Practice drumming on a regular base is the key to become a great musician.
However, it isn’t always clear how to start your hard hitting journey.
Or what’s meant by the concept of practicing after all.
If you agree and don’t know how you should fill your practice time or start drumming in general, my blog hopefully will help you out. 🙂
In this article, you’ll learn about three basics beginners on the drums should be aware of.
I regard them as key elements to be successful at practice drumming not only in the beginning, but in general.
So, let’s look into them, shall we?
Practice drumming: It’s not about time
Don’t get my wrong, making music is of course about timing.
But not about time which means practicing for hours on end.
So how can you master your drum exercises in an effective and time-saving way?
Well, I’m glad you ask! 🙂
1. Set the right mood for practice drumming
Nah, you don’t really feel like playing the drums at all today?
Maybe you shouldn’t.
Am I crazy talking?
No, I’m not.
The thing is, if you force yourself to learn, you’re not likely to achieve anything.
Or at least anything worth to mention.
This could demotivate in the longterm you and for sure you don’t want that.
So when not feeling like practicing your drums, don’t be too harsh on yourself.
The time will be right again and I’m sure you’ll return to your drum throne highly inspired after a short break. 🙂
Of course, this shouldn’t be an excuse for you!
To be honest, sometimes you will struggle with your drumming practice routine.
On nice sunny days, for example, it might automatically be a bit harder to focus on your musical goal …
Try to keep in mind where you want to be in the future:
Short, middle and longterm goals I’m talking about.
In the future, you will benefit from the work you get done today. However, if you don’t do anything, what will you benefit from?
Be honest with yourself.
2. Go for goals as a key element to success
Being in the right mood for practicing drums is a great way to start.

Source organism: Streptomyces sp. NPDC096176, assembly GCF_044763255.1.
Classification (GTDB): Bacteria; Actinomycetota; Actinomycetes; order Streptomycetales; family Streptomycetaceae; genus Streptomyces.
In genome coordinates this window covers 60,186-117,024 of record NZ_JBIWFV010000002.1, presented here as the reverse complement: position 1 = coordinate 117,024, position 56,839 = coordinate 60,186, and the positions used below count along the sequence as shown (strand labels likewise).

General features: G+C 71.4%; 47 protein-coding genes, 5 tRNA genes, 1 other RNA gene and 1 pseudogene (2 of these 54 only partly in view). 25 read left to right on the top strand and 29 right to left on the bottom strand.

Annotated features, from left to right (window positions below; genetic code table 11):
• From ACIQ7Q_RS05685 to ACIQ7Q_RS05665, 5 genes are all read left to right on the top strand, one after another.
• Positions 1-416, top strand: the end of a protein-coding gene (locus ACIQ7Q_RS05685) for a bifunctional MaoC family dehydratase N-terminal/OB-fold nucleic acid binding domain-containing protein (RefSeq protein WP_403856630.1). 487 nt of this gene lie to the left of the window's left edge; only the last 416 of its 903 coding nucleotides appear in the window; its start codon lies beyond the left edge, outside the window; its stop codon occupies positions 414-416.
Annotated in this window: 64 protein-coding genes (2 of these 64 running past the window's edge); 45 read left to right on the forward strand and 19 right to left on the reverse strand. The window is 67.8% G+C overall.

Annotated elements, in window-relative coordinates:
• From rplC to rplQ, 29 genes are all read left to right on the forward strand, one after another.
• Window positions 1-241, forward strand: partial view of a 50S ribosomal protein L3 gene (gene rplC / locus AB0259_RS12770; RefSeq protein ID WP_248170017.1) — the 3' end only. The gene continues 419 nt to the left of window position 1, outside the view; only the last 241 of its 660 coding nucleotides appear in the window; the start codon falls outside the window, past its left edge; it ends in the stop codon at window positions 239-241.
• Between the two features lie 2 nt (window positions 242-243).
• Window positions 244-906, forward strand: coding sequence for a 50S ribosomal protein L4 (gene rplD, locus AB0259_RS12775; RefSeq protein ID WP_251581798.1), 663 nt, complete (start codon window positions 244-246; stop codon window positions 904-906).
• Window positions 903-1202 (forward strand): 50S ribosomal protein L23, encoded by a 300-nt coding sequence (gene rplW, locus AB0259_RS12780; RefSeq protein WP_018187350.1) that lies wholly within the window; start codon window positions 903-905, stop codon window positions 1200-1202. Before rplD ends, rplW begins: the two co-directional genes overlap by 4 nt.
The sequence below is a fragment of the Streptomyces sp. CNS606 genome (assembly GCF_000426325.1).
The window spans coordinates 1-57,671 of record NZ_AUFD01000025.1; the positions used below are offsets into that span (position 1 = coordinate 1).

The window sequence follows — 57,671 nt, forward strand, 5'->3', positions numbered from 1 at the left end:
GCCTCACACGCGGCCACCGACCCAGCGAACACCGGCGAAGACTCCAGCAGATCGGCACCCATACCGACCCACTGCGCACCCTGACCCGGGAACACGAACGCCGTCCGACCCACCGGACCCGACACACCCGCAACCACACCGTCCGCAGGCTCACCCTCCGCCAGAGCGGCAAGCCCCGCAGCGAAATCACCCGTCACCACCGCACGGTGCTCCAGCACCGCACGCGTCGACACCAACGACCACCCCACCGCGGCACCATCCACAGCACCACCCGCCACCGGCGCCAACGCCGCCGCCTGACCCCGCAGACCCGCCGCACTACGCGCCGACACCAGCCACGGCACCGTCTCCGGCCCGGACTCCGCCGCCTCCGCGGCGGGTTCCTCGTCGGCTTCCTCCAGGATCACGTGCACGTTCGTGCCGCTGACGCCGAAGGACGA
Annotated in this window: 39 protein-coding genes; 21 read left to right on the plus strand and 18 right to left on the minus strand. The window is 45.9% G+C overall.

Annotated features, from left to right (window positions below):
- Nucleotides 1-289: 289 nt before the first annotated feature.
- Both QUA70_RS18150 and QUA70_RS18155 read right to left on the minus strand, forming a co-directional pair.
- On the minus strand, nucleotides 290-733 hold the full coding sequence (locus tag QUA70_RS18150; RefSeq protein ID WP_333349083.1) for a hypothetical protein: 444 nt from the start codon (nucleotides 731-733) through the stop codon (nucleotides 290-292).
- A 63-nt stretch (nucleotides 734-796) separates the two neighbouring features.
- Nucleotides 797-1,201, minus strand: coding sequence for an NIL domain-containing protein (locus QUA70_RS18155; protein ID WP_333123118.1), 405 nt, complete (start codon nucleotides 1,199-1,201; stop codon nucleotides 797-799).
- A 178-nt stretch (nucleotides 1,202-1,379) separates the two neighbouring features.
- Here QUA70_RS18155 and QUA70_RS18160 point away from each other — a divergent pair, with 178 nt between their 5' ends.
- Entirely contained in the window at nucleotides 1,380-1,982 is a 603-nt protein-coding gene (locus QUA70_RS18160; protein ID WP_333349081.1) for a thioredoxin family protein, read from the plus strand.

However, it’s only the fundament you’ll be building on.
The next important step is to set your goals properly.
This will inclue the trio I mentioned before: Short, middle and long term goals.
I do so by writing down the topics I want to learn in a certain time span.
Of course my long tearm goals are way harder to achieve than the short ones. For example:
- Playing the doublebass 40 bpm faster, in time and in a relaxed way is a good long term goal.
- Learn a new groove or drum fill is pretty easy, even though
- a middle term or even long term decision if you want it to groove as hell.
- The same goes for learning the rudiments as you’ll work with them your whole drummerlife.
3. Follow your individual learning strategies
Some people learn by listening, some by reading or watching and some prefer a good combination of all three things.
If you know what works best for you, you’ll more likely to get better practice drumming results.
So do spend some extra time figuring out how you learn the most effective way. It will be worth the investment.
Unfortunately, at this point I can’t tell you what’ll be best for you. But I can give you some good starting points:
- Videos and audiomaterial
- Drums sheet music
- Drum lessons online or offline
- Blogs (like this one 😉 and drum discussion forums like drummerworld
- Social Media Groups
- Going to a concert (this helps a lot!)
Conclusion: How to practice drumming
My three drum practice basics have to be adjusted to your preferences, of course.
This is because what works for me or my students will not automatically work for you as well.
However, if you
- have fun playing the drums
- set realistic goals and
- learn in the most effective way for you
I’m sure you’ll soon achieve great results.
Anyway, keep in mind that not only these fundaments are important.
The stuff you’ll be working on and how you manage to do this, is also a key to your drumming success.
What do you think is a great way to practice drumming on a regular base?
I’d love to read from you in the comment section below.